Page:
A two part series made by Tiger Aspect for BBC Two
29th January and 5th February 2006 at 8.00pm
BBC Commissioning Editor – Peter Horrocks
Executive Producer/BBC – Lucy Hetherington
Executive Producer/Tiger Aspect – Charles Brand
Produced and Directed by – David Jeffcock and Francis Hanly
For tape requests, picture requests or further information please contact Iain McCallum at Tiger Aspect on 0207 434 6700/07771 636612 or email@example.com
In this two-part series, journalist, former Editor of The Spectator and M.P. Boris Johnson asks,
How did the Romans run a united Europe and why does the European Union seem to find the same task so difficult?
The Romans ran an empire of up to 100 million people; we can’t even agree on a plug for our toasters.
PROGRAMME ONE Sunday 29 January 8.00pm BBC2
In the first programme, Johnson talks to leading historians and archaeologists, in Rome, France and Germany, to find out how the Romans actually ruled.
It wasn’t all at the point of a sword. Roman government was surprisingly light.
· So, how did the Emperor rule?
· Where did he get his money?
· What sort of bureaucracy was in place?
· How did he keep the million strong populace of Rome happy and content?
The answers to these questions are by turns shocking and depraved.
The Romans ran a vast empire, covering what was then half the known world.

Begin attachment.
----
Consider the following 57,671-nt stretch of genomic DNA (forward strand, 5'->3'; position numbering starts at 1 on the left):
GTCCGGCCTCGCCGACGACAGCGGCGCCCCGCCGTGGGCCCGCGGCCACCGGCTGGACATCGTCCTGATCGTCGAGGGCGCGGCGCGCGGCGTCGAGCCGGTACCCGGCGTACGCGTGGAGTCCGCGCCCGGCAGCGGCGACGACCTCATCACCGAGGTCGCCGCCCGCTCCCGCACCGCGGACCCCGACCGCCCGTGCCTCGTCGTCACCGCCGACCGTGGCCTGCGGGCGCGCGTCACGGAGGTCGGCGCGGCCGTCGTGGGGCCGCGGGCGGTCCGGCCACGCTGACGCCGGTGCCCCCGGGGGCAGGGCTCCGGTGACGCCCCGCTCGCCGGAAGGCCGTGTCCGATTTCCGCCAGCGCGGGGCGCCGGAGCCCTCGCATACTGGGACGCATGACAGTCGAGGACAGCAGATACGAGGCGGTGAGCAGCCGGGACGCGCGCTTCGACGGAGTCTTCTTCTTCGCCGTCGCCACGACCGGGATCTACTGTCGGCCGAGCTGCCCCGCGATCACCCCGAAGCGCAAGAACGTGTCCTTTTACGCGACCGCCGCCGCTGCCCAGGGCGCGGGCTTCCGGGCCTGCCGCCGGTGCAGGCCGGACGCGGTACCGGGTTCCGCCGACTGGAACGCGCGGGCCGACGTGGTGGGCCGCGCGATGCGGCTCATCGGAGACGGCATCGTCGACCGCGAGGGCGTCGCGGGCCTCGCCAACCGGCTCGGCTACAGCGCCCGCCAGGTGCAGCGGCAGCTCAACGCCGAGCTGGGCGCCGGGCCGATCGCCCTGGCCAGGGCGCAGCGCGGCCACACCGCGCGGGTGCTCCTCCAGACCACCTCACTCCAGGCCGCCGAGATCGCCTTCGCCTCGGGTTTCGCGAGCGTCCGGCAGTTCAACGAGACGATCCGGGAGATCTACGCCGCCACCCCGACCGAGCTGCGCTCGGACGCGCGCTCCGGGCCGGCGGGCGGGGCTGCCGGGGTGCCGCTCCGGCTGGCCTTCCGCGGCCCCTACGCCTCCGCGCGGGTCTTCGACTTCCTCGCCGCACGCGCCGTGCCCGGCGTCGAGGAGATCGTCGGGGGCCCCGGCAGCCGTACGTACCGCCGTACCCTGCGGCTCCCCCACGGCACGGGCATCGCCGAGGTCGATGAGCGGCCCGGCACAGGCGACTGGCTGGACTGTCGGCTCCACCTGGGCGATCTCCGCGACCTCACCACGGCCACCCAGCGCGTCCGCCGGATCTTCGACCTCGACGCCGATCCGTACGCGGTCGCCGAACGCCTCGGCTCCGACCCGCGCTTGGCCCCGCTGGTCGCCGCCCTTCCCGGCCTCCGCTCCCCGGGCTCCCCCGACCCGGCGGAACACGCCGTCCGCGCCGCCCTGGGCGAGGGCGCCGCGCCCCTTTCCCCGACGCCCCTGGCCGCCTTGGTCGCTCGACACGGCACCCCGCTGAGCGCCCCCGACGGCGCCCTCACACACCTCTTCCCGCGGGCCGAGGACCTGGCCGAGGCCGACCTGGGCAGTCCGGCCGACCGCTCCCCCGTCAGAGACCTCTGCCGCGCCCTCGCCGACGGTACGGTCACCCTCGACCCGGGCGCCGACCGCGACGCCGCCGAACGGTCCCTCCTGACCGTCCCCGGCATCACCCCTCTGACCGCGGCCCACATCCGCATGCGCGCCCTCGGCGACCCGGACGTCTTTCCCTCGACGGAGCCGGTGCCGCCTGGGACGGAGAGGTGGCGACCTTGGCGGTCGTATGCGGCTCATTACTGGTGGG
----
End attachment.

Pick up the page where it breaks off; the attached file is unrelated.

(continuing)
· How did they control their conquered territories, containing vast numbers of people, of many ethnic groups, so well that the locals happily threw off their trousers and donned a toga?
· How did the Roman Empire make these people safer, and better off?
· How much were they taxed?
· What can we modern Europeans learn from what Boris Johnson calls “the fish paste technique”?
(And what about the barbarians – the Euro-sceptics of their day?)
Boris Johnson’s journey takes in Rome itself, the ancient harbour city of Ostia, Provence and the Rhineland.
PROGRAMME TWO Sunday 5 February 8.00pm BBC2
In this second and final part of the series Boris Johnson travels to Ephesus, Istanbul, Rome, France and Germany to discover how the Roman Empire fostered a sense of common identity amongst its many different peoples. He tries to discover how the Romans made people want to be Roman, in a way that we just don’t seem to want to be European.
With the help of our leading historians and archaeologists, he examines the ‘Romanising’ process – the baths, the games, and the Cult of The Emperor. We also find out the vital part played by bears and honey in keeping the people entertained.
The Roman Empire lasted for over 400 years in Western Europe.
· What can we in modern Europe learn from its decline and fall?
· Is the European Union itself getting too big?
Boris Johnson also traces the rise of Christianity, which some at the time blamed for the fall of Rome. He also considers the role of Romano-sceptic barbarians and the rise of nationalism, which makes the task of the European Union so difficult today.
‘The Dream of Rome’ by Boris Johnson is published by HarperPress on 6th February